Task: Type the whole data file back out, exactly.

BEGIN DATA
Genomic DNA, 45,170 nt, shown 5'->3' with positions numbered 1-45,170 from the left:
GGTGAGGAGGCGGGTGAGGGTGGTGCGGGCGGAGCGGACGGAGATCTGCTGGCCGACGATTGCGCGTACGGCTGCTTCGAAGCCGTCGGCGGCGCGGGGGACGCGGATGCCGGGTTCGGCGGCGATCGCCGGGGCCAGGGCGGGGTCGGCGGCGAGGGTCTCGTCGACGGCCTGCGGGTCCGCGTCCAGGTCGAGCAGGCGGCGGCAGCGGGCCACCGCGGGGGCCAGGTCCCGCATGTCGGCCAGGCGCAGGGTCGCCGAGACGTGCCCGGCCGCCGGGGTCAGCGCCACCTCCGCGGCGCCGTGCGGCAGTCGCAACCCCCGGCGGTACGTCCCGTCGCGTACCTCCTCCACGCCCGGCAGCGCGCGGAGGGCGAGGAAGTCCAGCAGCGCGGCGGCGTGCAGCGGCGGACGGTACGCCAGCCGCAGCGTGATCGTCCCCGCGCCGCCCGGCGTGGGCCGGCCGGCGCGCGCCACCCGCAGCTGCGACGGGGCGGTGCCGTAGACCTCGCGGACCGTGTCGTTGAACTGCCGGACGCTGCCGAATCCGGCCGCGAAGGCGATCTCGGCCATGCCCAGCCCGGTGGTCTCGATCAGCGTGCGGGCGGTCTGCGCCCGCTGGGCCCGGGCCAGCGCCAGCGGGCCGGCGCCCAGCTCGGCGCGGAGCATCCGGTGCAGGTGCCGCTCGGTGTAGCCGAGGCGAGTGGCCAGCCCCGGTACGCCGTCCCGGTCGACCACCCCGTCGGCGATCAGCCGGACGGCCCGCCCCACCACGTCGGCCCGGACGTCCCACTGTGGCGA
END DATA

Genomic DNA, 45,170 nt, shown 5'->3' with positions numbered 1-45,170 from the left:
GGTGAGGAGGCGGGTGAGGGTGGTGCGGGCGGAGCGGACGGAGATCTGCTGGCCGACGATTGCGCGTACGGCTGCTTCGAAGCCGTCGGCGGCGCGGGGGACGCGGATGCCGGGTTCGGCGGCGATCGCCGGGGCCAGGGCGGGGTCGGCGGCGAGGGTCTCGTCGACGGCCTGCGGGTCCGCGTCCAGGTCGAGCAGGCGGCGGCAGCGGGCCACCGCGGGGGCCAGGTCCCGCATGTCGGCCAGGCGCAGGGTCGCCGAGACGTGCCCGGCCGCCGGGGTCAGCGCCACCTCCGCGGCGCCGTGCGGCAGTCGCAACCCCCGGCGGTACGTCCCGTCGCGTACCTCCTCCACGCCCGGCAGCGCGCGGAGGGCGAGGAAGTCCAGCAGCGCGGCGGCGTGCAGCGGCGGACGGTACGCCAGCCGCAGCGTGATCGTCCCCGCGCCGCCCGGCGTGGGCCGGCCGGCGCGCGCCACCCGCAGCTGCGACGGGGCGGTGCCGTAGACCTCGCGGACCGTGTCGTTGAACTGCCGGACGCTGCCGAATCCGGCCGCGAAGGCGATCTCGGCCATGCCCAGCCCGGTGGTCTCGATCAGCGTGCGGGCGGTCTGCGCCCGCTGGGCCCGGGCCAGCGCCAGCGGGCCGGCGCCCAGCTCGGCGCGGAGCATCCGGTGCAGGTGCCGCTCGGTGTAGCCGAGGCGAGTGGCCAGCCCCGGTACGCCGTCCCGGTCGACCACCCCGTCGGCGATCAGCCGGACGGCCCGCCCCACCACGTCGGCCCGGACGTCCCACTGTGGCGA